NASHVILLE, Tenn. (BP)–The use of foul language on television shows in the past five years has increased dramatically on nearly every network and in nearly every time slot — including the so-called “Family Hour” from 8 to 9 p.m. ET — according to a study by the Parents Television Council.
The report, released Sept. 15, examined all prime-time entertainment series on the major broadcast television networks from the first two weeks of the 1998, 2000 and 2002 November sweeps periods, analyzing a total of 400 program hours.
Foul language, including curses or intensives, offensive epithets, scatological language, sexually suggestive or indecent language, and censored language, increased by 94.8 percent during the Family Hour between 1998 and 2002. During the 9 p.m. ET time slot, such language increased by 109.1 percent, though the smallest increase (38.7 percent) occurred during the last hour of prime time — the hour when young children are least likely to be watching.
According to the study, Fox was the only broadcast network to show any real improvement during the Family Hour, as profanity on that station decreased by 25 percent. But the improvement was overshadowed by a 75.3 percent rise in foul language during the second hour of prime time on Fox.
Offensive language on ABC decreased overall by 17 percent, although profanity increased during the Family Hour by 61.7 percent.
During the Family Hour on CBS, foul language increased by 471.3 percent and went up across the board on NBC in every time slot, the study said. Foul language during the Family Hour on NBC increased 114.7 percent.
On UPN, offensive language increased by 104.7 percent during the Family Hour and 538 percent during the second hour of prime time. The WB network, which targets teenagers, had a 188 percent increase in foul language during the 1998-2002 time period. During the second hour of prime time on WB, such language increased 308.5 percent.
“It’s easy to be dismissive of foul language on TV, but it does have an impact,” the Parents Television Council said in a news release. “Ultimately, the entertainment industry needs to get serious about reducing the flood of vulgarity coming into the family home over the broadcast airwaves. Barring that, the [Federal Communications Commission] needs to get serious about enforcing broadcast decency laws and punishing broadcasters who violate those laws.”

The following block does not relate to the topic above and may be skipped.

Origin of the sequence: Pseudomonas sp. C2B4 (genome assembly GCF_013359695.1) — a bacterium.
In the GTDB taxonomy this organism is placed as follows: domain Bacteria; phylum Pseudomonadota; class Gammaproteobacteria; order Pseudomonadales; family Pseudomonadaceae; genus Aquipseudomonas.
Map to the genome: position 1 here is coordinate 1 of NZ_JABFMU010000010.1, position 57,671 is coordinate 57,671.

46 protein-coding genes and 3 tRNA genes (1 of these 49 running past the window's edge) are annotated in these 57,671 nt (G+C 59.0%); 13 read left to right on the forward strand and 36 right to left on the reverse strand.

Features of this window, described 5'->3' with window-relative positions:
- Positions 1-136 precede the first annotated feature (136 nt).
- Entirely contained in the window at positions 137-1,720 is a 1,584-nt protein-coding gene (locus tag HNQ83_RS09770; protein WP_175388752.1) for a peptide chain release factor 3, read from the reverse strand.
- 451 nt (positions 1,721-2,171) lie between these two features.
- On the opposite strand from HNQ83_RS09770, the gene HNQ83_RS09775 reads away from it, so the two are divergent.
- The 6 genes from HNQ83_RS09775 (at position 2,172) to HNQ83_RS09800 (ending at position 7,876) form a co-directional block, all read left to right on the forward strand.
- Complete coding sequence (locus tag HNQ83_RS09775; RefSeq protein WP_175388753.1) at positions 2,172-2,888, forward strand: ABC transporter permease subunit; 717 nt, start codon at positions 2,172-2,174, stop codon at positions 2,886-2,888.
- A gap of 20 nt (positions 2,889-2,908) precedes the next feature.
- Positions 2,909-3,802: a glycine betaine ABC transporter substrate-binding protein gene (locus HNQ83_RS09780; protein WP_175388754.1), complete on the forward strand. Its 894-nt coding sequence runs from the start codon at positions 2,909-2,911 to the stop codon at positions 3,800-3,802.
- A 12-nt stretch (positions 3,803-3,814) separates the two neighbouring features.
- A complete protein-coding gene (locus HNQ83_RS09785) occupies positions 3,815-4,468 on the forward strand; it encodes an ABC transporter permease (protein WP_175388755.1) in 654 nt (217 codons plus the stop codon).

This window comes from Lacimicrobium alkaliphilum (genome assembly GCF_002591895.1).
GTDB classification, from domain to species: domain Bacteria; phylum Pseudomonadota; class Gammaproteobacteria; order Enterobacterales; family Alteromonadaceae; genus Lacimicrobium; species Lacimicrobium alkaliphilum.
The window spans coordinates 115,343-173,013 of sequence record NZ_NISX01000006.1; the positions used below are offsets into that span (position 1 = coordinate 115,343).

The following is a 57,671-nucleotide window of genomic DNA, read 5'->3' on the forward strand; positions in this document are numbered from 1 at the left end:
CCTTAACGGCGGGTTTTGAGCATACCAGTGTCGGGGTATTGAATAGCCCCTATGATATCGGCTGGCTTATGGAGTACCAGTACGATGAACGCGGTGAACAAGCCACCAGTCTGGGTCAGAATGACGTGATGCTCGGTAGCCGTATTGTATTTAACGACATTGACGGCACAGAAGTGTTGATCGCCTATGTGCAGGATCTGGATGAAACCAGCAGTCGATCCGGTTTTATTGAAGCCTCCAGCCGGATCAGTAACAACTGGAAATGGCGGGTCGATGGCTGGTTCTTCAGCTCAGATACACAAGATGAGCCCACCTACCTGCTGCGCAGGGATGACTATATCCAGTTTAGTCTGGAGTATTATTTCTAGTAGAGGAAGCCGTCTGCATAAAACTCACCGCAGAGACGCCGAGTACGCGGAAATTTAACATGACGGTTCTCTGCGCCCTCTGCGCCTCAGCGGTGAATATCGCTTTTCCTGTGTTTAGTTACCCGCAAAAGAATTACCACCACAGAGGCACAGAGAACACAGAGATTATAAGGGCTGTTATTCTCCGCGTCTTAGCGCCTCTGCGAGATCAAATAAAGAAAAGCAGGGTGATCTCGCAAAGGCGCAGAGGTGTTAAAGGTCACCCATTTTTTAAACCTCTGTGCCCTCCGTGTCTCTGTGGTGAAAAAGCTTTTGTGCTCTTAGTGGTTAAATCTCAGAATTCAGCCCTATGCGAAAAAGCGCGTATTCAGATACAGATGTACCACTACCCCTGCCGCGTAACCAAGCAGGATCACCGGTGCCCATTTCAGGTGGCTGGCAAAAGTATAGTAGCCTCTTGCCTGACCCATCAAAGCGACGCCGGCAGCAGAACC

As the PTC report noted, the connection between media violence and real life violence has been well documented. Mounting evidence also points to the fact that highly sexualized images on television can shape teens’ attitudes toward sex, leading to promiscuity. Also, studies suggest that non-smoking children are influenced by screen idols seen smoking in films.
“Given this growing recognition that all areas of a teenager’s life can be influenced by behavior they see modeled on the screens large or small, it should be obvious that the way characters talk on TV can affect the way teens communicate in day-to-day life,” the report said.
In addition, once prime time television pushes the envelope on something, it becomes a stamp of normalcy. Many viewers can recall the nationwide shock when Ellen DeGeneres’ character on the television show “Ellen” made her homosexuality known. Just a few years later, homosexual characters on television shows abound.
“We’ve seen that pattern time and time again,” the PTC said. “Once the initial taboo is broken and the shock value wears off, more and more curse words fall into the category of ‘acceptable’ language, and TV must try to up the ante by introducing new words to prime time TV’s obscene lexicon.”
For those who question why anyone is so concerned with the overwhelming increase in profanity on television, P.M. Forni, co-founder of the Civility Project at Johns Hopkins University, believes cursing is the language of aggression, the precursor to violence.
“Very often, rudeness and cursing are the beginning of an escalation toward violence,” he said in the PTC release. “Words, our words, are like our hands. They can soothe and heal, but they can also strike, which means they can hurt.”
The PTC referenced a survey published by American Demographics which indicates that 72 percent of men and 55 percent of women admit to swearing in public, while the practice seems to be more widespread among younger generations.
Despite the growing use of profanity on television, obscene speech is not granted First Amendment protection, the report said. And in 1978, the Supreme Court ruled that of all forms of communication, broadcasting has the most limited First Amendment protection, the PTC noted.
The court said broadcasts extend into the privacy of the home, and it is impossible to completely avoid those that are patently offensive, the report said, adding that broadcasting is also uniquely accessible to children, even to those too young to read.
Therefore, the FCC has the power to sanction television and radio stations that engage in obscene, indecent or profane broadcasting, but is failing to do so, the PTC asserted
The Parents Television Council was established in 1995 as a nonpartisan group offering private sector solutions to restore television to its roots as an independent and socially responsible entertainment medium, and the group now has more than 800,000 members.
For a copy of the Parents Television Council study, go to www.parentstv.org. (BP) photo posted in the BP Photo Library at http://www.bpnews.net. Photo title: FOUL LANGUAGE ON THE RISE.